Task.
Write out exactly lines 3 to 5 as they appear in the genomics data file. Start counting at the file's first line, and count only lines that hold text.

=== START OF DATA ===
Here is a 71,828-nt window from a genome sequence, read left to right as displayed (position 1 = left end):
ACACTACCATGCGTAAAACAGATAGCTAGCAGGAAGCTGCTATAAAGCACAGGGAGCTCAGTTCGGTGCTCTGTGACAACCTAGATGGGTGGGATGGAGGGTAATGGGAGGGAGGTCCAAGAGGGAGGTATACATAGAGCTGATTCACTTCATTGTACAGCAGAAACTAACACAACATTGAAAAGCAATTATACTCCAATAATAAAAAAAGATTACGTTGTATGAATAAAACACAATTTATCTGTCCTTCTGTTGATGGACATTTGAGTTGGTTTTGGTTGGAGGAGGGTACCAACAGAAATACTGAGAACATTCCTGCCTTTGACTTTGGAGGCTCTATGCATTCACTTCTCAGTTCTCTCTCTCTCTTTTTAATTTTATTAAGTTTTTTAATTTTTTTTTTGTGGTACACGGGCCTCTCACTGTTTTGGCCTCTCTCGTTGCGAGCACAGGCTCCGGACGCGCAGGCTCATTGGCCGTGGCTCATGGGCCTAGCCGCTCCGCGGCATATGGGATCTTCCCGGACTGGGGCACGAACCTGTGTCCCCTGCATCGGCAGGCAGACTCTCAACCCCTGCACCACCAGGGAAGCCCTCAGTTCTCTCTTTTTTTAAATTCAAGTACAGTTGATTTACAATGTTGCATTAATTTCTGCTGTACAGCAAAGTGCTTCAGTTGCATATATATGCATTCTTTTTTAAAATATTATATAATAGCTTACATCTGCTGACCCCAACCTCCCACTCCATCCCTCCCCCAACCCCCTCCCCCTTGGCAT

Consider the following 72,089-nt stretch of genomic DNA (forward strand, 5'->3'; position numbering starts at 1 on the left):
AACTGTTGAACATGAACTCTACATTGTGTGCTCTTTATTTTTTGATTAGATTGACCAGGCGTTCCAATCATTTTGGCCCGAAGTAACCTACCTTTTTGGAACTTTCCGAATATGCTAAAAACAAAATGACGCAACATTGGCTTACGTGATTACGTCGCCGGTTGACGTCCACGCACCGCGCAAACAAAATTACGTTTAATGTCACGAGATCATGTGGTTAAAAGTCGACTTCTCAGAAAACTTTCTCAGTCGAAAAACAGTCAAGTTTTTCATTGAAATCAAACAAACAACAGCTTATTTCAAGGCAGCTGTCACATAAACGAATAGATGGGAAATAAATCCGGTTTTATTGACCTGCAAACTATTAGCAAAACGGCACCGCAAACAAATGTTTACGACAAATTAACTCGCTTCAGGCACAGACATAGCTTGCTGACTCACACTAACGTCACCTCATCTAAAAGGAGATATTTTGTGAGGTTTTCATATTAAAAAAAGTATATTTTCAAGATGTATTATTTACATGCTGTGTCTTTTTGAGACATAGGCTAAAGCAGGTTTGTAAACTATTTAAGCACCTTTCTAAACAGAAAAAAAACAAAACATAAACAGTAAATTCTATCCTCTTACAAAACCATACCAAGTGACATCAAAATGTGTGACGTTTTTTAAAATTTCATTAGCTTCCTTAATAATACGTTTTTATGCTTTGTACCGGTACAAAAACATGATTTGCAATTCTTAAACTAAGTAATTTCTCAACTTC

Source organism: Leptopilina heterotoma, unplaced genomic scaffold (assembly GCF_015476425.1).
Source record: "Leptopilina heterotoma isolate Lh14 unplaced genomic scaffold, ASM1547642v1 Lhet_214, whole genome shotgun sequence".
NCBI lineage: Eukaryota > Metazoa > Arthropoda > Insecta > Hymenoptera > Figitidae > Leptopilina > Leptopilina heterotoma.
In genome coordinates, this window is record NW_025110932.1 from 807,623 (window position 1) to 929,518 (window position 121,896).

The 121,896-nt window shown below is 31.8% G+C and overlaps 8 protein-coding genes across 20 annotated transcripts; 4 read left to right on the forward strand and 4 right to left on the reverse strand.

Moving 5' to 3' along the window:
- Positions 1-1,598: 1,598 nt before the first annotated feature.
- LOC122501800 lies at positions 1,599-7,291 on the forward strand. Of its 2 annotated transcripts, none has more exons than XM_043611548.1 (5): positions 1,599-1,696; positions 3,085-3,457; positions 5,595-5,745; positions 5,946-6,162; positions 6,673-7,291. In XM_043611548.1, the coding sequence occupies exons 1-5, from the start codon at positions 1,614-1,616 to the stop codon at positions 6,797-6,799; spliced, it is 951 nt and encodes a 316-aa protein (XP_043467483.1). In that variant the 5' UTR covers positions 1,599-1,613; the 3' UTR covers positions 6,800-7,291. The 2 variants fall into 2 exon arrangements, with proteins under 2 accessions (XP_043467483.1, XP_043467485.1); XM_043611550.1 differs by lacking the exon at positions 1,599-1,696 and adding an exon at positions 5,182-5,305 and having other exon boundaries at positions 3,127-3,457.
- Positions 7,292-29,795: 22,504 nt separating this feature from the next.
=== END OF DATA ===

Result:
Consider the following 72,089-nt stretch of genomic DNA (forward strand, 5'->3'; position numbering starts at 1 on the left):
AACTGTTGAACATGAACTCTACATTGTGTGCTCTTTATTTTTTGATTAGATTGACCAGGCGTTCCAATCATTTTGGCCCGAAGTAACCTACCTTTTTGGAACTTTCCGAATATGCTAAAAACAAAATGACGCAACATTGGCTTACGTGATTACGTCGCCGGTTGACGTCCACGCACCGCGCAAACAAAATTACGTTTAATGTCACGAGATCATGTGGTTAAAAGTCGACTTCTCAGAAAACTTTCTCAGTCGAAAAACAGTCAAGTTTTTCATTGAAATCAAACAAACAACAGCTTATTTCAAGGCAGCTGTCACATAAACGAATAGATGGGAAATAAATCCGGTTTTATTGACCTGCAAACTATTAGCAAAACGGCACCGCAAACAAATGTTTACGACAAATTAACTCGCTTCAGGCACAGACATAGCTTGCTGACTCACACTAACGTCACCTCATCTAAAAGGAGATATTTTGTGAGGTTTTCATATTAAAAAAAGTATATTTTCAAGATGTATTATTTACATGCTGTGTCTTTTTGAGACATAGGCTAAAGCAGGTTTGTAAACTATTTAAGCACCTTTCTAAACAGAAAAAAAACAAAACATAAACAGTAAATTCTATCCTCTTACAAAACCATACCAAGTGACATCAAAATGTGTGACGTTTTTTAAAATTTCATTAGCTTCCTTAATAATACGTTTTTATGCTTTGTACCGGTACAAAAACATGATTTGCAATTCTTAAACTAAGTAATTTCTCAACTTC

Source organism: Leptopilina heterotoma, unplaced genomic scaffold (assembly GCF_015476425.1).